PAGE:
Criterion’s three-film box-set of the works of Wallace Shawn and Andre Gregory—My Dinner With Andre, Uncle Vanya, and A Master Builder—features several supplements, including an interview between the theater artists and writer Fran Lebowitz. She makes a frank confession: “I don’t like watching theater.” Gregory, a man who’s spent his entire life in the theater, says he feels the same way.
Lebowitz explains that she loves to be drawn into a good film or novel, but, with the exception of Shawn’s work, she’s never experienced the same with theater. She’s not alone. While theater may not exactly be a dying art form, it was long ago upstaged by cinema and television as our de-facto entertainment, and our appreciation for it has dwindled in kind.
Experimenting with film is exciting to me. It feels like it has purpose. -Kate Bush, Egos and Icons, 1993
Kate Bush has always been more than your average musical artist. Its not ordinary to have a chart-topping single when youre 19-years-old, let alone a number-one hit about a classic literary text of all things. From the onset, she was more than hooks. She was a wizard of merging artistic interests, folded together into a stunning presentation of everything she could offer as an artist. Bush is never satisfied, but geniuses so rarely are, and when she masters one art form, she moves onto another with a ravenous appetite for perfection. In her art she has combined music, dance, mime, literature, fashion, and cinema into one. Her art is overwhelmingly dense and, from the beginning, few could truly reckon with her talent. Her music videos and concert television specials, in particular, are the purest distillation of her skills, and in cinematic terms, share a kinship with the likes of Maya Deren, Jacques Rivette, Franois Truffaut, and Terence Fisher.
In an interview with a British Television station from 1978, Bush recalled a moment in her childhood which would have a lasting effect on her psyche and her engagement with art. She was struck by an image from a television adaptation of Wuthering Heights. She caught the last five minutes of it and, without context, the image of a ghostly Kathy (the protagonist of the novel) haunted her. It was an extreme close-up, with Kathy begging for a window to be opened so she could enter her old house. From her earliest inclinations as an artist, she was first and foremost interested in visual imagery. Bush would also say in this interview that she wanted to write a song about the image that had stuck with her, but she needed to read the book first so she could have context and get the tone right. What would become of this collision course of image, text, and music is her first number one single in Britain, Wuthering Heights. The music video that followed would be one of the best the genre has ever seen.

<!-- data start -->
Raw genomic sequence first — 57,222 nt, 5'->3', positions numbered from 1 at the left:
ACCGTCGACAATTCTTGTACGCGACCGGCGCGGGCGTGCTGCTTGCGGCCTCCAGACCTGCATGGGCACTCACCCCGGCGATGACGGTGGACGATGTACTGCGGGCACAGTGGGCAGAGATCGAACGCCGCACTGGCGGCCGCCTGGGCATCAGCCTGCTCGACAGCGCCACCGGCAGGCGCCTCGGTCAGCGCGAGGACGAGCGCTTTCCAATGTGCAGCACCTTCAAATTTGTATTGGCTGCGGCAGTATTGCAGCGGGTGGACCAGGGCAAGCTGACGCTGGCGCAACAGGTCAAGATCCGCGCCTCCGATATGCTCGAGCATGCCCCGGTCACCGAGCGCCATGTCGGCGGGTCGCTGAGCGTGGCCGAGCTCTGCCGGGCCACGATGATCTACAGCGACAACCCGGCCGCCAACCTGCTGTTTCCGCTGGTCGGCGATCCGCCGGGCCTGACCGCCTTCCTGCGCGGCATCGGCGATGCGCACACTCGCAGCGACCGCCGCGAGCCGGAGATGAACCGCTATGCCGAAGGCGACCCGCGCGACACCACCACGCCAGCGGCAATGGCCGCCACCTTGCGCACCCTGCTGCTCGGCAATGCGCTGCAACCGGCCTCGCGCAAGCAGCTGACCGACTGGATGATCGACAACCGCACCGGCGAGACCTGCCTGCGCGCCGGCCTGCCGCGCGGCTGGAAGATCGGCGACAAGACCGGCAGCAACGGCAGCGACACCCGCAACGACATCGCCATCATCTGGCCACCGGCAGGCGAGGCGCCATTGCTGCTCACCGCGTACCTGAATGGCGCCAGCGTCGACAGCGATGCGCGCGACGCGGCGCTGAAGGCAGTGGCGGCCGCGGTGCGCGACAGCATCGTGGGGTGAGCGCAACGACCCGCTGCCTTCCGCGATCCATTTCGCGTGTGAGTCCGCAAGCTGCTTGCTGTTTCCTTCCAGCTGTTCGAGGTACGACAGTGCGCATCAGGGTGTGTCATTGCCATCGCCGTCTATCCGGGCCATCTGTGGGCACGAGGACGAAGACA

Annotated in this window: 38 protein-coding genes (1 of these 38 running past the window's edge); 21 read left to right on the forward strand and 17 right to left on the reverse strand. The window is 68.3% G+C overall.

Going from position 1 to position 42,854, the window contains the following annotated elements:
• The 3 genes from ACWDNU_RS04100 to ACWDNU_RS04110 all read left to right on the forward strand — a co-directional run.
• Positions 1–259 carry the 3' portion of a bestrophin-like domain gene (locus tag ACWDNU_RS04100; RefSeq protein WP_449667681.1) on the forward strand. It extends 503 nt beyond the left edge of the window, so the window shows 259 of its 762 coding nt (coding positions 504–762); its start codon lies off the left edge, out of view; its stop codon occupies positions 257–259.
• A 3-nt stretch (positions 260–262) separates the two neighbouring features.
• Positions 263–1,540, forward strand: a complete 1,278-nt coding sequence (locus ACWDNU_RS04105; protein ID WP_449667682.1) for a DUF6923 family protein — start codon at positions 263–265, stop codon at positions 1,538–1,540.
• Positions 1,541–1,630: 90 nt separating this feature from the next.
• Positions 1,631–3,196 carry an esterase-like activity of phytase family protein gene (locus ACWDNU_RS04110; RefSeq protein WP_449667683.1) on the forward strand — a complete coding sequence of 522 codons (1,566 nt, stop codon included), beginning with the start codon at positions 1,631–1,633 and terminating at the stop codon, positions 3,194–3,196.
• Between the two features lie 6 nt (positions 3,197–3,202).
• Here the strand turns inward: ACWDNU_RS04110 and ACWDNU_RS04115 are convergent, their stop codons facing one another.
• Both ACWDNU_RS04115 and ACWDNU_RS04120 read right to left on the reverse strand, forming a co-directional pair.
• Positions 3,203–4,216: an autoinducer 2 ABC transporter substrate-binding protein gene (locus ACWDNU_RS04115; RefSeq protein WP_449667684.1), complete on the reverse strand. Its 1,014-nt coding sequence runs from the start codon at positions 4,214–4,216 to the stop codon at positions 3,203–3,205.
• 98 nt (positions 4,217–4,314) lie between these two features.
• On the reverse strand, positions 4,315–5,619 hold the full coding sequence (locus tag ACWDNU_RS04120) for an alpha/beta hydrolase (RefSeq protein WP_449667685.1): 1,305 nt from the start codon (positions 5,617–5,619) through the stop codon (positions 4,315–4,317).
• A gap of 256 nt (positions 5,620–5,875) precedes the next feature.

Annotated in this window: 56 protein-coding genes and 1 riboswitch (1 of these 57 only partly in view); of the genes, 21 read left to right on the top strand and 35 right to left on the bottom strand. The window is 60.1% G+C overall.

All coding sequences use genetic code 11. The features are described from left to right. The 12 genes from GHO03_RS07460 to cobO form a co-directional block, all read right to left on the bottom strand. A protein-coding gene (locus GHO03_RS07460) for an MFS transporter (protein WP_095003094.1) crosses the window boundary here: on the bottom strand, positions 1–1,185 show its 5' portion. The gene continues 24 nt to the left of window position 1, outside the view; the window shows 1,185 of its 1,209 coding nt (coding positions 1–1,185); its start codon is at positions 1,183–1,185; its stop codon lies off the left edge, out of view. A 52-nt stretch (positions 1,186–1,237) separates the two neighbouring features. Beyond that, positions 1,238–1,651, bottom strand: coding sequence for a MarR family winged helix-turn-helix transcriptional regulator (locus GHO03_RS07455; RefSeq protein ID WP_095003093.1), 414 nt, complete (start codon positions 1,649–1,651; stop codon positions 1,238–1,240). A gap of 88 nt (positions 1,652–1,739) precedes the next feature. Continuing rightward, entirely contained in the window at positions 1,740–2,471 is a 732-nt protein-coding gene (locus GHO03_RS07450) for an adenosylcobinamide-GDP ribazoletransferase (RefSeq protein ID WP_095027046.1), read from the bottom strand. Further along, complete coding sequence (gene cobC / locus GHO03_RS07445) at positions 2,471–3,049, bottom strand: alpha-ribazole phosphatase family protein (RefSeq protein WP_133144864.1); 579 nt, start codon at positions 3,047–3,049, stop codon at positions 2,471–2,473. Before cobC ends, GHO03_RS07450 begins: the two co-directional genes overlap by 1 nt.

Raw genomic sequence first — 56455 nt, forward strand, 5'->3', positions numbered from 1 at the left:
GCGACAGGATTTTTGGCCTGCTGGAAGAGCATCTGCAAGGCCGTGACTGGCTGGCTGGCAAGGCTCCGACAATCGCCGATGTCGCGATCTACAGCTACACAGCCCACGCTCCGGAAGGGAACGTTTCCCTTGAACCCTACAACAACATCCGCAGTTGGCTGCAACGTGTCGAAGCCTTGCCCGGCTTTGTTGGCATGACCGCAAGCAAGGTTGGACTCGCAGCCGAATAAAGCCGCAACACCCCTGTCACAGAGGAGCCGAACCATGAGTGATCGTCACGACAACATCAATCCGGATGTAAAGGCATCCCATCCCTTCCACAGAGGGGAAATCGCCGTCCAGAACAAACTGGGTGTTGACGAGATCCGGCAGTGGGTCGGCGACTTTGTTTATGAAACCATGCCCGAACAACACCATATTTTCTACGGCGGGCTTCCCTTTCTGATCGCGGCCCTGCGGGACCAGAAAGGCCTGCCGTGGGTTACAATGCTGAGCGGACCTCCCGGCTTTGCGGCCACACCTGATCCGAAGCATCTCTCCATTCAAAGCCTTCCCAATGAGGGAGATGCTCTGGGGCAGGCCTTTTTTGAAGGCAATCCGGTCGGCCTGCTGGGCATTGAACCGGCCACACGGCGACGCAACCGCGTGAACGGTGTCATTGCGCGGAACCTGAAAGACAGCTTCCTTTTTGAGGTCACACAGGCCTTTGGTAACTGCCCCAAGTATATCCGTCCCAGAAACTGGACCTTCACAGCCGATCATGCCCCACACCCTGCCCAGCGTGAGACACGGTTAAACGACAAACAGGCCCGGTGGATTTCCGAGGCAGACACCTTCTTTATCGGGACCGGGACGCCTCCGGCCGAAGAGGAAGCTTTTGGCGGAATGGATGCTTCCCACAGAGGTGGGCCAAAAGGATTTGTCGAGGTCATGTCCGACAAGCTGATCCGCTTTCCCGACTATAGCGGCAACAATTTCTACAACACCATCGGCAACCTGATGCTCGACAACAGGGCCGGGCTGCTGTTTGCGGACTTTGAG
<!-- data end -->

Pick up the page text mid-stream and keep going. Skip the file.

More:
There are numerous videos for the Wuthering Heights single, but two are widely recognized as the canonical examples in Bushs oeuvre: The red dress video and the white dress video. Both present different formal takes on the single, and both are altogether dynamic in their connection to the song. The first of these, the white dress video, is shot on a sound stage with golden, harsh lighting, emanating from Bushs body as she does her interpretive dance of the song. She makes big, swooping gestures with her limbs and has wide Clara Bow-like eyes. The image is split into two separate sections to create one fluid imageone a close-up so you can see her facial reactions to the song, the other with a wider scope so you can see the gestures shes making to emphasize certain lyrics and passages of the song. Occasionally time-lapse photography is used to give off the illusion that Bushs body is splitting into parts as she moves like Da Vincis Vitruvian Man. Cinematically, this video shares DNA with some of the earliest short films, more specifically the Serpentine Dance experiments that many different directors used to showcase how images could move in a certain way, but updated to aesthetics that would be more commonly used in early experimental music videos. These techniques were used to better capture singular movement and siren, ghostly feminine images, like in Bruce Conners groundbreaking video for Breakaway, starring Toni Basil. It would be startling in its own right if it were the only video for Wuthering Heights, but Kate Bush did one better when she donned the red dress.
“Experimenting with film is exciting to me. It feels like it has purpose.” -Kate Bush, Egos and Icons, 1993
Kate Bush has always been more than your average musical artist. It’s not ordinary to have a chart-topping single when you’re 19-years-old, let alone a number-one hit about a classic literary text of all things. From the onset, she was more than hooks. She was a wizard of merging artistic interests, folded together into a stunning presentation of everything she could offer as an artist.